General Electric (NYSE:GE) was up over 2% on Tuesday, and the big news here is that the company will be buying back the preferred shares that Berkshire Hathaway (BRK-B) currently owns. In fact, with the deal that General Electric is offering, Warren Buffett’s company stands to make $1.2 billion. General Electric has also been in the news for its ambitious plans regarding the German market. There, the company will invest $118 million and hire approximately 450 new employees. In fact, General Electric hopes to double its current business in Germany. General Electric is also involved in research into new ways to create molybdenum-99. In fact, one of GE’s vice presidents, Kevin Walsh, had this to say:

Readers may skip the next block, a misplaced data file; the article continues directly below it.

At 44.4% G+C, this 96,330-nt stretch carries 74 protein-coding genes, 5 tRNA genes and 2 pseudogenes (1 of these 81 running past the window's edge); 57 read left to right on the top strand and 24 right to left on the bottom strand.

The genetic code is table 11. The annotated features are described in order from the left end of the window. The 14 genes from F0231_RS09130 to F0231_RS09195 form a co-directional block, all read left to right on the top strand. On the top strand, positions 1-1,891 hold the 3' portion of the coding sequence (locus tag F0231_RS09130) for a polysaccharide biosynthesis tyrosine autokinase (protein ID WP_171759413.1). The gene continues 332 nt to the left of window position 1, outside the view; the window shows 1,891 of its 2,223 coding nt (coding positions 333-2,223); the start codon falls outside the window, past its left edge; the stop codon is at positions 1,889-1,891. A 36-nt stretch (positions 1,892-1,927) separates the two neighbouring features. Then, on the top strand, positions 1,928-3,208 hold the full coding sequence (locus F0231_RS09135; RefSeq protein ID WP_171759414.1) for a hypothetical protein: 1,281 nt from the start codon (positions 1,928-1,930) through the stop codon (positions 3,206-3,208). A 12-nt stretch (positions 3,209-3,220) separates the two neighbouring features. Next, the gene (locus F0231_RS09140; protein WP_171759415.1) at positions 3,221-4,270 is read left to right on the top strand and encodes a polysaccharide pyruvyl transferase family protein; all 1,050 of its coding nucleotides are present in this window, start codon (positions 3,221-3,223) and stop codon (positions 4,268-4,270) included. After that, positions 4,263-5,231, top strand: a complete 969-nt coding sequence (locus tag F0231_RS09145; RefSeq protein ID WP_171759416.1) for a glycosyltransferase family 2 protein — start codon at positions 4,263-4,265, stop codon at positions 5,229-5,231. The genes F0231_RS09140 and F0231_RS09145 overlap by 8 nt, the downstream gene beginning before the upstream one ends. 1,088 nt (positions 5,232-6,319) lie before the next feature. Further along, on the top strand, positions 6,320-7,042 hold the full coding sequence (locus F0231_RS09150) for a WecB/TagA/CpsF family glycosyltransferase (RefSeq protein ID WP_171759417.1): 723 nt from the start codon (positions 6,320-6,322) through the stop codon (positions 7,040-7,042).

GE’s new isotope production technology could potentially meet approximately 50 percent of the United States’ projected supply needs of this critical isotope, ensuring consistent patient access to vital medical diagnostic procedures.
As for value metrics, General Electric’s are pretty reasonable: price to earnings is 12.12, price/earnings to growth is 0.78, and price to sales is 1.08. Gross margin is 36.32% and operating margin is 11.47%. Furthermore, cash flows for this company have been strong: $6.64 billion came in during 2010 and $12.128 billion came in during the first half of 2011.